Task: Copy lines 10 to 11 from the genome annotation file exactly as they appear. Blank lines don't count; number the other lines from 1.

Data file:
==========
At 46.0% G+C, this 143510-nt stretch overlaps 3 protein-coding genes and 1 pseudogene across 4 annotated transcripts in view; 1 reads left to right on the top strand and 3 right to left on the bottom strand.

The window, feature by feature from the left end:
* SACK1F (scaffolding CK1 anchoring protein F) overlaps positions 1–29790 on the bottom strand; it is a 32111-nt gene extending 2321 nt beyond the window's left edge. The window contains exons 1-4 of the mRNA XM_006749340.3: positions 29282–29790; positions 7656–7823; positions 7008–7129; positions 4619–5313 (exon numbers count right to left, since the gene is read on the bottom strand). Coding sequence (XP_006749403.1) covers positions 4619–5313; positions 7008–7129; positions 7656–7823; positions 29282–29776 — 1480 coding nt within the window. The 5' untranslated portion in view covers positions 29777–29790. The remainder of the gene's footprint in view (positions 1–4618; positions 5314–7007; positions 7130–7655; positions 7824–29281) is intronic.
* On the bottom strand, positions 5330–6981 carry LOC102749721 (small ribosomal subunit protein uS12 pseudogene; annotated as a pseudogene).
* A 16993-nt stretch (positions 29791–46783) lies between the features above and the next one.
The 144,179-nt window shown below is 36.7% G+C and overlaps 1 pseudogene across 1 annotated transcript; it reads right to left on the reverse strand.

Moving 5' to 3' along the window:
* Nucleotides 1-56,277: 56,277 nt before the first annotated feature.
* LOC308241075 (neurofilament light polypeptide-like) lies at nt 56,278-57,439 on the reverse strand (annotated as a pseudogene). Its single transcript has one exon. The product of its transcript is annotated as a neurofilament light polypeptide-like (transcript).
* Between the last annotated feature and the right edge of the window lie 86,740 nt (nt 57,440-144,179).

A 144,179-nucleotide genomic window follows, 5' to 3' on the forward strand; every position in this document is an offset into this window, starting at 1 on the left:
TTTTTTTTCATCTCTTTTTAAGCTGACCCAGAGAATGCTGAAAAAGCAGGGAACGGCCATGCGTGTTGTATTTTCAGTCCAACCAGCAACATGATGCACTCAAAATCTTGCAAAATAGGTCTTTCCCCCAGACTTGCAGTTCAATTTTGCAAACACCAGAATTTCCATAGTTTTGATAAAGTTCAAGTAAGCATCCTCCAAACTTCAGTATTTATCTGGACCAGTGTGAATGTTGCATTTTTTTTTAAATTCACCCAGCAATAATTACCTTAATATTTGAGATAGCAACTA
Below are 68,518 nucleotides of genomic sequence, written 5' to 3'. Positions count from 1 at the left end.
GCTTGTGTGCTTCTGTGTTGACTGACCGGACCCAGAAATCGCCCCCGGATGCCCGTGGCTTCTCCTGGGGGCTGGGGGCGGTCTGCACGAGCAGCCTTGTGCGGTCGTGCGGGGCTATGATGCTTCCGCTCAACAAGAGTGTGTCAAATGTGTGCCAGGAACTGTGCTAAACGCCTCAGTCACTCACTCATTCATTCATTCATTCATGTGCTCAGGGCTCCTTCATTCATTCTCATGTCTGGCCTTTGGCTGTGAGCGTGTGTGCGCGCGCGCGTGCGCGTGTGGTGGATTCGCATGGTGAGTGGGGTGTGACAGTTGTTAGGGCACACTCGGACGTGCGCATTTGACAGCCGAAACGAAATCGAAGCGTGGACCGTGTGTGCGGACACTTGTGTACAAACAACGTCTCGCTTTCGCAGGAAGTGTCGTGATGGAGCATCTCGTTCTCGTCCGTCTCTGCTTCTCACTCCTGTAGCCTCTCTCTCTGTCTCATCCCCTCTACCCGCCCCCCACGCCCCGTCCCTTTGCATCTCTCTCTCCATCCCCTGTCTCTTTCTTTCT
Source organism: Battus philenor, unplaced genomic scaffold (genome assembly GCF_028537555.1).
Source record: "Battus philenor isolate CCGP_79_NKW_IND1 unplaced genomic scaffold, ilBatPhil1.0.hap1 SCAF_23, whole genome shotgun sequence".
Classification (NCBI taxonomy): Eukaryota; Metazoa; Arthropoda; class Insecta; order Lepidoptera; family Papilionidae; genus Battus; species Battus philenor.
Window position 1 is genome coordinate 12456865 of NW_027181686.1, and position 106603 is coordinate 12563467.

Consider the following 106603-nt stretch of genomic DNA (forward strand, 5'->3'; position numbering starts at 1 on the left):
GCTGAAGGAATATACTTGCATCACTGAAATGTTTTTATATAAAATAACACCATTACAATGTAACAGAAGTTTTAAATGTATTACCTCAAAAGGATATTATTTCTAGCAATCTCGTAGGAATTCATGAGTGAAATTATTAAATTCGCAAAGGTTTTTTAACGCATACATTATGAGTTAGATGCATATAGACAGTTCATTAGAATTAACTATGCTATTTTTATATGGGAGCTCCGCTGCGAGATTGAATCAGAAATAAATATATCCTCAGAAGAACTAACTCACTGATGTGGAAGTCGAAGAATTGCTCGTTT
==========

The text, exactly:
* Between the last annotated feature and the right edge of the window lie 86,740 nt (nt 57,440-144,179).

A 144,179-nucleotide genomic window follows, 5' to 3' on the forward strand; every position in this document is an offset into this window, starting at 1 on the left: